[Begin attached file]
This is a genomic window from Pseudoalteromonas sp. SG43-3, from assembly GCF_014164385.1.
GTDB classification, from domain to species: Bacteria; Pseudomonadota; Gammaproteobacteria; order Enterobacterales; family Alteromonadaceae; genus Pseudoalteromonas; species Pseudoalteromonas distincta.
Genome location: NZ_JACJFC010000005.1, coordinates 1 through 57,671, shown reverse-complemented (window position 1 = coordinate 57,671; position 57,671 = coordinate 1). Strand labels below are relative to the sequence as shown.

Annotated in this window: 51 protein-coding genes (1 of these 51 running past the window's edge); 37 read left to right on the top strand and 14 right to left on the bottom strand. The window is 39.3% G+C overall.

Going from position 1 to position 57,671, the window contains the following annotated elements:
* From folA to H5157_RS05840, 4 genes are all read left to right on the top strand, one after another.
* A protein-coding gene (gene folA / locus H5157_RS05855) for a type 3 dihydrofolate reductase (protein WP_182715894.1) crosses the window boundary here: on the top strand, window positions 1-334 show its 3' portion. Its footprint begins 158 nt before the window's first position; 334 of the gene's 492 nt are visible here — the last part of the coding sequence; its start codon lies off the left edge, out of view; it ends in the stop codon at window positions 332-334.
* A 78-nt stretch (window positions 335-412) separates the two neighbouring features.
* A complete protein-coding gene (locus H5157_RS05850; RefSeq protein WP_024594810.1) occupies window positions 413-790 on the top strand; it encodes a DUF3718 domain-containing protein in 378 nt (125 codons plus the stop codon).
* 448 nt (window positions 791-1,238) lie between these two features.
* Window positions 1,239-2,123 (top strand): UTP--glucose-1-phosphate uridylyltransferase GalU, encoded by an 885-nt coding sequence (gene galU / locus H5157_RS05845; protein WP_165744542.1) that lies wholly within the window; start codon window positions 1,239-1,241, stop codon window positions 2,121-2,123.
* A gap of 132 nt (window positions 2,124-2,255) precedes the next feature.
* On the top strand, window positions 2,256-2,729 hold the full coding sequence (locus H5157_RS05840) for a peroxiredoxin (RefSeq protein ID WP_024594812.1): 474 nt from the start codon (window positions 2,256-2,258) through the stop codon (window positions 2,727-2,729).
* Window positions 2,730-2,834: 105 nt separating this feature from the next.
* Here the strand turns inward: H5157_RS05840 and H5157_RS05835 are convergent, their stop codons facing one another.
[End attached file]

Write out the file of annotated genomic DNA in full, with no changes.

This is a genomic window from Pseudoalteromonas sp. SG43-3, from assembly GCF_014164385.1.
GTDB classification, from domain to species: Bacteria; Pseudomonadota; Gammaproteobacteria; order Enterobacterales; family Alteromonadaceae; genus Pseudoalteromonas; species Pseudoalteromonas distincta.
Genome location: NZ_JACJFC010000005.1, coordinates 1 through 57,671, shown reverse-complemented (window position 1 = coordinate 57,671; position 57,671 = coordinate 1). Strand labels below are relative to the sequence as shown.

Annotated in this window: 51 protein-coding genes (1 of these 51 running past the window's edge); 37 read left to right on the top strand and 14 right to left on the bottom strand. The window is 39.3% G+C overall.

Going from position 1 to position 57,671, the window contains the following annotated elements:
* From folA to H5157_RS05840, 4 genes are all read left to right on the top strand, one after another.
* A protein-coding gene (gene folA / locus H5157_RS05855) for a type 3 dihydrofolate reductase (protein WP_182715894.1) crosses the window boundary here: on the top strand, window positions 1-334 show its 3' portion. Its footprint begins 158 nt before the window's first position; 334 of the gene's 492 nt are visible here — the last part of the coding sequence; its start codon lies off the left edge, out of view; it ends in the stop codon at window positions 332-334.
* A 78-nt stretch (window positions 335-412) separates the two neighbouring features.
* A complete protein-coding gene (locus H5157_RS05850; RefSeq protein WP_024594810.1) occupies window positions 413-790 on the top strand; it encodes a DUF3718 domain-containing protein in 378 nt (125 codons plus the stop codon).
* 448 nt (window positions 791-1,238) lie between these two features.
* Window positions 1,239-2,123 (top strand): UTP--glucose-1-phosphate uridylyltransferase GalU, encoded by an 885-nt coding sequence (gene galU / locus H5157_RS05845; protein WP_165744542.1) that lies wholly within the window; start codon window positions 1,239-1,241, stop codon window positions 2,121-2,123.
* A gap of 132 nt (window positions 2,124-2,255) precedes the next feature.
* On the top strand, window positions 2,256-2,729 hold the full coding sequence (locus H5157_RS05840) for a peroxiredoxin (RefSeq protein ID WP_024594812.1): 474 nt from the start codon (window positions 2,256-2,258) through the stop codon (window positions 2,727-2,729).
* Window positions 2,730-2,834: 105 nt separating this feature from the next.
* Here the strand turns inward: H5157_RS05840 and H5157_RS05835 are convergent, their stop codons facing one another.